Is this Coaching Staff Improved?
With the dismissal of Mike Pettine and the hiring of Hue Jackson, the obvious process of hiring new assistants is underway for the Cleveland Browns. It has been discussed and debated by many, but is this new staff a better one than the guys they replaced? (Note: the only constant from last season appears to be Special Teams’ coach Chris Tabor).
Offense – 2016: Pep Hamilton (Associate Head Coach), Al Saunders, (Senior Assistant/Wide Receivers), Kirby Wilson (Running Game Coordinator), Hal Hunter (Offensive Line), Greg Seamon (Tight Ends)
Notes: There’s no debating that this unit comes with a great deal of coaching experience in the NFL. Hamilton has worked with Andrew Luck, and has had a good deal of success during this period. Saunders has been in the league for over thirty seasons and has seen the playoffs nearly half the time (something the Browns’ organization would love to happen to them). Kirby Wilson has coached with four other organizations in the league and has been a part of two Super Bowl champions. Hunter has been in coaching since the 1970s, however he has been in the NFL for “only” ten seasons. Greg Seamon will come over from Cincinnati, where he was a scout for over a decade with the club.
Offense – 2015: John DeFilippo (Offensive Coordinator), Kevin O’Connell (Quarterbacks), Joker Phillips (Wide Receivers), Wilbert Montgomery (Running Backs), George DeLeone (Offensive Line)
Notes: DeFilippo was the former quarterbacks’ coach with the Raiders, who was breaking in as a first-time offensive coordinator. O’Connell was previously a backup signal caller who had prior experience working with the Browns’ first round draft pick at quarterback in 2014. The most experienced position coach was Montgomery, who had been with multiple clubs – including St. Louis where he was a part of their Super Bowl run. DeLeone had to fill as the leader of the offensive line following the dismissal of Andy Moeller just prior to the regular season.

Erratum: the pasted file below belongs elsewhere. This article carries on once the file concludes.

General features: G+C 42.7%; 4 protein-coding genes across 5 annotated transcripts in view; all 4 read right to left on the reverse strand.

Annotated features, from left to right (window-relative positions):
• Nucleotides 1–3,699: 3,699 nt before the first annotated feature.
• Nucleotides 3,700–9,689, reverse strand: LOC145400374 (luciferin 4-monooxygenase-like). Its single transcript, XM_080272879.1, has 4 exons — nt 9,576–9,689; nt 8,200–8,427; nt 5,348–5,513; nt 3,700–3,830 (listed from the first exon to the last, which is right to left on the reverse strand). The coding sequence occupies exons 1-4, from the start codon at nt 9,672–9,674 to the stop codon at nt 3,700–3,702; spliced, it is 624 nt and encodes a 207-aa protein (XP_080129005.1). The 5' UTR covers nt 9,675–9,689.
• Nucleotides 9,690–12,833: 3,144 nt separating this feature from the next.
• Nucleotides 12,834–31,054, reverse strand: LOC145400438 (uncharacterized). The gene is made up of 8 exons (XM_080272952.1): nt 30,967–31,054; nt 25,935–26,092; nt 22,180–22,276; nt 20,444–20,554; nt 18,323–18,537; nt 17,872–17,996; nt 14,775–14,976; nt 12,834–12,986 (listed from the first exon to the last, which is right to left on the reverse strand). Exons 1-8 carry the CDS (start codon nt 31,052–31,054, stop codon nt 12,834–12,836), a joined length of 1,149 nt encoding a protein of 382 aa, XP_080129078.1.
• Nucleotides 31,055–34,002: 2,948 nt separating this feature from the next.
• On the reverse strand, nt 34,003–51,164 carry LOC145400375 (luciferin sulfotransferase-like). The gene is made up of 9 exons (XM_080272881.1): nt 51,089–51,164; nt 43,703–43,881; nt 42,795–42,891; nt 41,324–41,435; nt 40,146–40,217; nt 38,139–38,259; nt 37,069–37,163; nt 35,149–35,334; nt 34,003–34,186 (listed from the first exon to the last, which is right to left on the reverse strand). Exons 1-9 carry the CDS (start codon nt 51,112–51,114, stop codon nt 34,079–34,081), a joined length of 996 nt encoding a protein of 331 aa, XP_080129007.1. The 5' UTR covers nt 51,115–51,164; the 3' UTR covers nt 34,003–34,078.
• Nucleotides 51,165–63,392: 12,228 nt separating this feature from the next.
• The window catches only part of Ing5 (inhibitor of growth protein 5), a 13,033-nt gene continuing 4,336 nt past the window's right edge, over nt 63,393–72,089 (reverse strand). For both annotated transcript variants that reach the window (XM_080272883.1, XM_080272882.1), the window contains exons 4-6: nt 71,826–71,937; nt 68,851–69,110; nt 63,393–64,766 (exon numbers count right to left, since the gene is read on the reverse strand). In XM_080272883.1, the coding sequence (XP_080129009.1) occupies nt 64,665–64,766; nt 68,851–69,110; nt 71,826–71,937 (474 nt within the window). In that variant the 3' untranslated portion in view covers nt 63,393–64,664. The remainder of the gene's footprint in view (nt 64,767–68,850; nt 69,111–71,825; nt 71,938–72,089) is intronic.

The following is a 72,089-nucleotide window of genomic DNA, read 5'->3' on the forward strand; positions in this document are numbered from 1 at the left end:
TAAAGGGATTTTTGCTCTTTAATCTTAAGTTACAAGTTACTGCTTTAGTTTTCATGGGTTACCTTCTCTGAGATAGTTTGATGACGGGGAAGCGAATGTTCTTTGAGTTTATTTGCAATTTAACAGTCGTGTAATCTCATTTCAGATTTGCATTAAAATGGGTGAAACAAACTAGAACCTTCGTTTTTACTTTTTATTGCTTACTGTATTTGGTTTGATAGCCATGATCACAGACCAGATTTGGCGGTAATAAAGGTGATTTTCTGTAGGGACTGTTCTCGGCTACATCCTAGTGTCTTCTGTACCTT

Analysis: Outside of a couple areas, I believe that the Browns improved significantly in their offensive coaching staff from a year ago. I really liked DeFilippo and Montgomery in their roles, however during interviews the duo did not appear to know what the other was trying to accomplish. The offensive line underwhelmed greatly last season, I understand there were unique circumstances but the perceived strength of the team was actually one of the team’s weaker units. All that said, I will take my chances with the 2016 crew.
Defense – 2016: Ray Horton (Defensive Coordinator), Robert Nunn (Defensive Line), Louis Cioffi (Defensive Backs)
Notes: While this staff is not entirely assembled just yet, the main cog in the wheel is the guy up top. As many have noted, Horton comes back to Cleveland after spending two seasons in Nashville – he will assume the same role as he did in 2013. While he was able to get solid play from defensive backs, fourth quarter leads and total yard allowed were two of his Achilles’ heels.
Defense – 2015: Jim O’Neil (Defensive Coordinator), Anthony Weaver (Defensive Line), Chuck Driesbach (Linebackers), Jeff Hafley (Defensive Backs)
Notes: One of Mike Pettine’s protégés from his two previous stops (New York Jets, Buffalo Bills) was Jim O’Neil. While in Cleveland, the defensive coordinator was flat out offensive. The team ranked last or somewhere close to that in rushing yards allowed, overall defense, and points allowed. Additionally, players complained as they felt out of place and were given tasks that did not maximize their potential.
Analysis: As the same goes for the offense, I prefer the 2016 defensive coaches to the men who preceded them. Although Horton is not perfect, the players respect him and played better than they did the two seasons after his departure. If the team can acquire exceptional athletes this offseason, hopefully Horton can take what he did in 2013 and improve upon that significantly.